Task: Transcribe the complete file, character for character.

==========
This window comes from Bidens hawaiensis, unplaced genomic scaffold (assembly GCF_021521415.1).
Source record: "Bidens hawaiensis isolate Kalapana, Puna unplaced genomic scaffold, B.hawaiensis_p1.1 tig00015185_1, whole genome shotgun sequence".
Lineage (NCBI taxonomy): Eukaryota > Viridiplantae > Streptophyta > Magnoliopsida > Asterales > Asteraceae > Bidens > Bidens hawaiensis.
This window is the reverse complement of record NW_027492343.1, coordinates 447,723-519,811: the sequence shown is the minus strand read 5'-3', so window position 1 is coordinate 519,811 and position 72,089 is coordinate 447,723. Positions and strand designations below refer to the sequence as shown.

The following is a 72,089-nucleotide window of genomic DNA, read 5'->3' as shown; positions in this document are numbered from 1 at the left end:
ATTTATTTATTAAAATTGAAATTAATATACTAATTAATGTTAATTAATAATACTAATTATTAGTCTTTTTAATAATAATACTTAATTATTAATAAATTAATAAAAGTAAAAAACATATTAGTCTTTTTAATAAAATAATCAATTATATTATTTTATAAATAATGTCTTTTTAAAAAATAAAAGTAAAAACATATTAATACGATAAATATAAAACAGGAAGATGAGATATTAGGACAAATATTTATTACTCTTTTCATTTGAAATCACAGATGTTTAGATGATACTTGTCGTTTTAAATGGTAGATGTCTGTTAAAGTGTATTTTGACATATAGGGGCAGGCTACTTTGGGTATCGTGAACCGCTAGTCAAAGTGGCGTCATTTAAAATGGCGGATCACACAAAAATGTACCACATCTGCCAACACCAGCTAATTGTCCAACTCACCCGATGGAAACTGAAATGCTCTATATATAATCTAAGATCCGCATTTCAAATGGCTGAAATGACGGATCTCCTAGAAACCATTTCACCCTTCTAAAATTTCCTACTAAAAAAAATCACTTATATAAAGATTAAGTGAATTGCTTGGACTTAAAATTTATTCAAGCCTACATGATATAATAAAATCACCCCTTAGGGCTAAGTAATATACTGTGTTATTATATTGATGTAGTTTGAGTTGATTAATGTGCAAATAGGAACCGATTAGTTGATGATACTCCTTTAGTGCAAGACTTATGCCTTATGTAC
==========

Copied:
This window comes from Bidens hawaiensis, unplaced genomic scaffold (assembly GCF_021521415.1).
Source record: "Bidens hawaiensis isolate Kalapana, Puna unplaced genomic scaffold, B.hawaiensis_p1.1 tig00015185_1, whole genome shotgun sequence".
Lineage (NCBI taxonomy): Eukaryota > Viridiplantae > Streptophyta > Magnoliopsida > Asterales > Asteraceae > Bidens > Bidens hawaiensis.
This window is the reverse complement of record NW_027492343.1, coordinates 447,723-519,811: the sequence shown is the minus strand read 5'-3', so window position 1 is coordinate 519,811 and position 72,089 is coordinate 447,723. Positions and strand designations below refer to the sequence as shown.

The following is a 72,089-nucleotide window of genomic DNA, read 5'->3' as shown; positions in this document are numbered from 1 at the left end:
ATTTATTTATTAAAATTGAAATTAATATACTAATTAATGTTAATTAATAATACTAATTATTAGTCTTTTTAATAATAATACTTAATTATTAATAAATTAATAAAAGTAAAAAACATATTAGTCTTTTTAATAAAATAATCAATTATATTATTTTATAAATAATGTCTTTTTAAAAAATAAAAGTAAAAACATATTAATACGATAAATATAAAACAGGAAGATGAGATATTAGGACAAATATTTATTACTCTTTTCATTTGAAATCACAGATGTTTAGATGATACTTGTCGTTTTAAATGGTAGATGTCTGTTAAAGTGTATTTTGACATATAGGGGCAGGCTACTTTGGGTATCGTGAACCGCTAGTCAAAGTGGCGTCATTTAAAATGGCGGATCACACAAAAATGTACCACATCTGCCAACACCAGCTAATTGTCCAACTCACCCGATGGAAACTGAAATGCTCTATATATAATCTAAGATCCGCATTTCAAATGGCTGAAATGACGGATCTCCTAGAAACCATTTCACCCTTCTAAAATTTCCTACTAAAAAAAATCACTTATATAAAGATTAAGTGAATTGCTTGGACTTAAAATTTATTCAAGCCTACATGATATAATAAAATCACCCCTTAGGGCTAAGTAATATACTGTGTTATTATATTGATGTAGTTTGAGTTGATTAATGTGCAAATAGGAACCGATTAGTTGATGATACTCCTTTAGTGCAAGACTTATGCCTTATGTAC